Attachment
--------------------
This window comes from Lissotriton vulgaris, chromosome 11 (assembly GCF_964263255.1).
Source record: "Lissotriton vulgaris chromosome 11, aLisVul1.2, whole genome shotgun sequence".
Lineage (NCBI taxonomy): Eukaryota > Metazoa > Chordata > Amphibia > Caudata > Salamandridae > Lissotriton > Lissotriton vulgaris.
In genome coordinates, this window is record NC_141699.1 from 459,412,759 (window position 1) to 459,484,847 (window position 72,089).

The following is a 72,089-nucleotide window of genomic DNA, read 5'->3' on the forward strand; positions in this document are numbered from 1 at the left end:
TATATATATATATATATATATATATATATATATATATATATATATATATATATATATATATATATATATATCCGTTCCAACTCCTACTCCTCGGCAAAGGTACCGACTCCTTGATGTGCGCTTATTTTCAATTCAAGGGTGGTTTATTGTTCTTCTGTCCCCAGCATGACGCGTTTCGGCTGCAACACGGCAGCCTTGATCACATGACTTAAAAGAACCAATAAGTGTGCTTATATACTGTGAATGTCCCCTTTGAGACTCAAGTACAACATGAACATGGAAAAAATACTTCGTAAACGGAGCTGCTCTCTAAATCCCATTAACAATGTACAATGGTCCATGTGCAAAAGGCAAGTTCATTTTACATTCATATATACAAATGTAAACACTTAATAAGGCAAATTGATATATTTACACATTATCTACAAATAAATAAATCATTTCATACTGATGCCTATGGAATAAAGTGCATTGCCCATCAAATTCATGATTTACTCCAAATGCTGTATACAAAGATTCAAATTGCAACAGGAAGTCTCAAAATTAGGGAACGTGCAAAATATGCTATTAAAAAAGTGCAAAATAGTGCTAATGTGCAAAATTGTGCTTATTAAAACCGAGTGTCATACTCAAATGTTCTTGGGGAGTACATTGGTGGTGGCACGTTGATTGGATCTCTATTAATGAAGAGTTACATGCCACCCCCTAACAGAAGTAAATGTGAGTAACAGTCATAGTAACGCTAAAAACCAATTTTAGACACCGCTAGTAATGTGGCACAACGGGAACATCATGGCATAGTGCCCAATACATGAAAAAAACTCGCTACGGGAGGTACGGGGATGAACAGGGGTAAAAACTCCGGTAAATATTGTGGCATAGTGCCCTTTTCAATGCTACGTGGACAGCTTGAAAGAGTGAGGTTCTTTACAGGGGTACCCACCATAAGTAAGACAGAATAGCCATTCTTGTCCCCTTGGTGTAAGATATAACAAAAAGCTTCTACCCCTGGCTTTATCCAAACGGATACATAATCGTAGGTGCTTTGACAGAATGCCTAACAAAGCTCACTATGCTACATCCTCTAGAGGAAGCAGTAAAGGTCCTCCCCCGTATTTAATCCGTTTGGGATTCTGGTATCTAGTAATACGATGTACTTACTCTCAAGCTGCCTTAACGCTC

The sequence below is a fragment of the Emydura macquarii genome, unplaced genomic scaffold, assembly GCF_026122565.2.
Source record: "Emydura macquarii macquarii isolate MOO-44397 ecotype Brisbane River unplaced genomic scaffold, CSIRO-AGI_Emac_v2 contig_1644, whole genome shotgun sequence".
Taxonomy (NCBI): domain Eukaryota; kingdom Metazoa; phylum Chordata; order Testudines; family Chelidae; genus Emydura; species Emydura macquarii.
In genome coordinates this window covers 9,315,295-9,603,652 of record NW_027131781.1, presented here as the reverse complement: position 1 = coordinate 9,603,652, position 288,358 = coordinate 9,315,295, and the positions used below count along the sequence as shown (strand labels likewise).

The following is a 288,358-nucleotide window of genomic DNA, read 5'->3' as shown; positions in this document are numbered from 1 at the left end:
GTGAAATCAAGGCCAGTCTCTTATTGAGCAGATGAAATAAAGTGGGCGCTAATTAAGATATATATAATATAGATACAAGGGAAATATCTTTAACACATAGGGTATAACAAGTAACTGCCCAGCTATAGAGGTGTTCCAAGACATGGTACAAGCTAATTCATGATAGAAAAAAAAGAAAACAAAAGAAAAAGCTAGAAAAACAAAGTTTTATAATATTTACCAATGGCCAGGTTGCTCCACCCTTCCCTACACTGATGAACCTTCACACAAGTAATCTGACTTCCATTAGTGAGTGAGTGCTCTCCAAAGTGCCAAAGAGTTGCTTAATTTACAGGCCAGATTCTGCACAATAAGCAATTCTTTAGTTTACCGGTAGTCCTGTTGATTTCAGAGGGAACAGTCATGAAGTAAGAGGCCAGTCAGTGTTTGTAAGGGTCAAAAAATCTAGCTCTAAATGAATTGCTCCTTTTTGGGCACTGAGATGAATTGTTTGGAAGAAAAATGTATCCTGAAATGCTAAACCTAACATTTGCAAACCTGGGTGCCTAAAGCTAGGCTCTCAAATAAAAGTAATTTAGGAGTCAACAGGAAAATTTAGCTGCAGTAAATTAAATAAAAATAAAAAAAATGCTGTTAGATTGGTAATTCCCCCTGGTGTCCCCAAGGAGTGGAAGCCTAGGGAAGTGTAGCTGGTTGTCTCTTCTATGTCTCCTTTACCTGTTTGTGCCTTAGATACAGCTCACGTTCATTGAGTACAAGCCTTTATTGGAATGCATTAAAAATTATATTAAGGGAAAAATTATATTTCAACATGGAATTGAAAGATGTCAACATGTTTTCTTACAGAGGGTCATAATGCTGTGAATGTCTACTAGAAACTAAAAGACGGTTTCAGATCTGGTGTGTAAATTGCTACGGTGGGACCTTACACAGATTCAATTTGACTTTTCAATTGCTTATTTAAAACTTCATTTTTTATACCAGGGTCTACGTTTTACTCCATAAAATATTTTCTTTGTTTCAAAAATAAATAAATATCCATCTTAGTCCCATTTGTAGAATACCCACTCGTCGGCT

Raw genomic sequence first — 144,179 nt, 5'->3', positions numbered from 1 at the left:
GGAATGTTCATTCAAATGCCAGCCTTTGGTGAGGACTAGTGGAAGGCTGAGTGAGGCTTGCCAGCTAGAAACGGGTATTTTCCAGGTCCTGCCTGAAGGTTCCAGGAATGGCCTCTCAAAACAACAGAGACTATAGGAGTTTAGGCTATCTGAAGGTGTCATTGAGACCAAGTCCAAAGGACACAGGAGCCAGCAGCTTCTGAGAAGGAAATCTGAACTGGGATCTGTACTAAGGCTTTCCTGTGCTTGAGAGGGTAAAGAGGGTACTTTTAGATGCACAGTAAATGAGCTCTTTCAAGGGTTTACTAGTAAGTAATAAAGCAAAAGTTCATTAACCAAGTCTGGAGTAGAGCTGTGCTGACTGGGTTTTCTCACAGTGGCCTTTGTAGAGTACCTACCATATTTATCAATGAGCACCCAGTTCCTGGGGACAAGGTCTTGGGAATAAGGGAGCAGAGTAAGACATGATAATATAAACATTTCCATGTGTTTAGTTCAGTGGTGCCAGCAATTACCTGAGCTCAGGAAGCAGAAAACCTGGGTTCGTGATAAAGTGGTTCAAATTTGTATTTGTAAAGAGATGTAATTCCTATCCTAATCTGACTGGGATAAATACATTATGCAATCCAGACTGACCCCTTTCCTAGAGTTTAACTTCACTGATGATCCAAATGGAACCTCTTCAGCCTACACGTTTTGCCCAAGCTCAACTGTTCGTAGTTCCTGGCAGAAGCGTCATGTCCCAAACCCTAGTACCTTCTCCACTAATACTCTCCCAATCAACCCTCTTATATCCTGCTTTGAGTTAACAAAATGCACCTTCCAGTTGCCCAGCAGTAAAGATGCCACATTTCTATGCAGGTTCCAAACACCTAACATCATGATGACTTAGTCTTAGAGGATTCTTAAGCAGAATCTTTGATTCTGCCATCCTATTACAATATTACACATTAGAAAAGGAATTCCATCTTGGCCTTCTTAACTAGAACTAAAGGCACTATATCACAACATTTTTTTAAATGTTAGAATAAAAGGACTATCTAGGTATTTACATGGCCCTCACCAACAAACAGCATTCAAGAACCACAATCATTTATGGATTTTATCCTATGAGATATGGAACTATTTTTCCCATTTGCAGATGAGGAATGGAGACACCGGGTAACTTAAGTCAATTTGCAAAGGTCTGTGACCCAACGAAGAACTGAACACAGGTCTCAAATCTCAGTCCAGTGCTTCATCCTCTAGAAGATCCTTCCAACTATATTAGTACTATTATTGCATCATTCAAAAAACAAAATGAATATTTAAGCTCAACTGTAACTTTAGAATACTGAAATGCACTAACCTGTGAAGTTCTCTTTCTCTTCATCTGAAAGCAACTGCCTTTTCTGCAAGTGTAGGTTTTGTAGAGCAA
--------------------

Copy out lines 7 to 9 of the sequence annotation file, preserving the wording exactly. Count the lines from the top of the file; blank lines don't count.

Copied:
The sequence below is a fragment of the Emydura macquarii genome, unplaced genomic scaffold, assembly GCF_026122565.2.
Source record: "Emydura macquarii macquarii isolate MOO-44397 ecotype Brisbane River unplaced genomic scaffold, CSIRO-AGI_Emac_v2 contig_1644, whole genome shotgun sequence".
Taxonomy (NCBI): domain Eukaryota; kingdom Metazoa; phylum Chordata; order Testudines; family Chelidae; genus Emydura; species Emydura macquarii.